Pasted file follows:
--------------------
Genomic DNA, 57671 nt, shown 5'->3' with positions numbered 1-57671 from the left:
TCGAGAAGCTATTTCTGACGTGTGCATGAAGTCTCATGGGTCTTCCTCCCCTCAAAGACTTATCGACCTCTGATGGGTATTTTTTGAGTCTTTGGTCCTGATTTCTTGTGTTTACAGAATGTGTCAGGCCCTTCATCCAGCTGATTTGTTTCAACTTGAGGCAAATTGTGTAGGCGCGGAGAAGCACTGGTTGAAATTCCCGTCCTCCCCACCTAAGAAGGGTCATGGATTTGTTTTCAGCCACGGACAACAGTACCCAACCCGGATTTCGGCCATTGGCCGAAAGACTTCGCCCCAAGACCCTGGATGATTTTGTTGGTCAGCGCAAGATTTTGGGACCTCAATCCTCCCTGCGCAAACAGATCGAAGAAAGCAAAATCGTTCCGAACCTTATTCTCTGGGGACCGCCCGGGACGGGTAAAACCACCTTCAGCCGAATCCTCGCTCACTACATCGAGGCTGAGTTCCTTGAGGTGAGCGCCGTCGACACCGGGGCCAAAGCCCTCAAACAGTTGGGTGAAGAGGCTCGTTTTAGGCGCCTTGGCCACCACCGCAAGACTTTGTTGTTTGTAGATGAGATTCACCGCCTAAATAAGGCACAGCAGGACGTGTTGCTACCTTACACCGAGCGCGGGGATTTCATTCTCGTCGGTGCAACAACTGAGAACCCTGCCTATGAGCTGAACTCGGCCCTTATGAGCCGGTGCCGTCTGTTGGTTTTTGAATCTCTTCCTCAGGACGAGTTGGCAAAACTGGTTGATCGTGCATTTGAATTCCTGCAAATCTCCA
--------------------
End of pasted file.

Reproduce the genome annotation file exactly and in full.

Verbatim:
Genomic DNA, 57671 nt, shown 5'->3' with positions numbered 1-57671 from the left:
TCGAGAAGCTATTTCTGACGTGTGCATGAAGTCTCATGGGTCTTCCTCCCCTCAAAGACTTATCGACCTCTGATGGGTATTTTTTGAGTCTTTGGTCCTGATTTCTTGTGTTTACAGAATGTGTCAGGCCCTTCATCCAGCTGATTTGTTTCAACTTGAGGCAAATTGTGTAGGCGCGGAGAAGCACTGGTTGAAATTCCCGTCCTCCCCACCTAAGAAGGGTCATGGATTTGTTTTCAGCCACGGACAACAGTACCCAACCCGGATTTCGGCCATTGGCCGAAAGACTTCGCCCCAAGACCCTGGATGATTTTGTTGGTCAGCGCAAGATTTTGGGACCTCAATCCTCCCTGCGCAAACAGATCGAAGAAAGCAAAATCGTTCCGAACCTTATTCTCTGGGGACCGCCCGGGACGGGTAAAACCACCTTCAGCCGAATCCTCGCTCACTACATCGAGGCTGAGTTCCTTGAGGTGAGCGCCGTCGACACCGGGGCCAAAGCCCTCAAACAGTTGGGTGAAGAGGCTCGTTTTAGGCGCCTTGGCCACCACCGCAAGACTTTGTTGTTTGTAGATGAGATTCACCGCCTAAATAAGGCACAGCAGGACGTGTTGCTACCTTACACCGAGCGCGGGGATTTCATTCTCGTCGGTGCAACAACTGAGAACCCTGCCTATGAGCTGAACTCGGCCCTTATGAGCCGGTGCCGTCTGTTGGTTTTTGAATCTCTTCCTCAGGACGAGTTGGCAAAACTGGTTGATCGTGCATTTGAATTCCTGCAAATCTCCA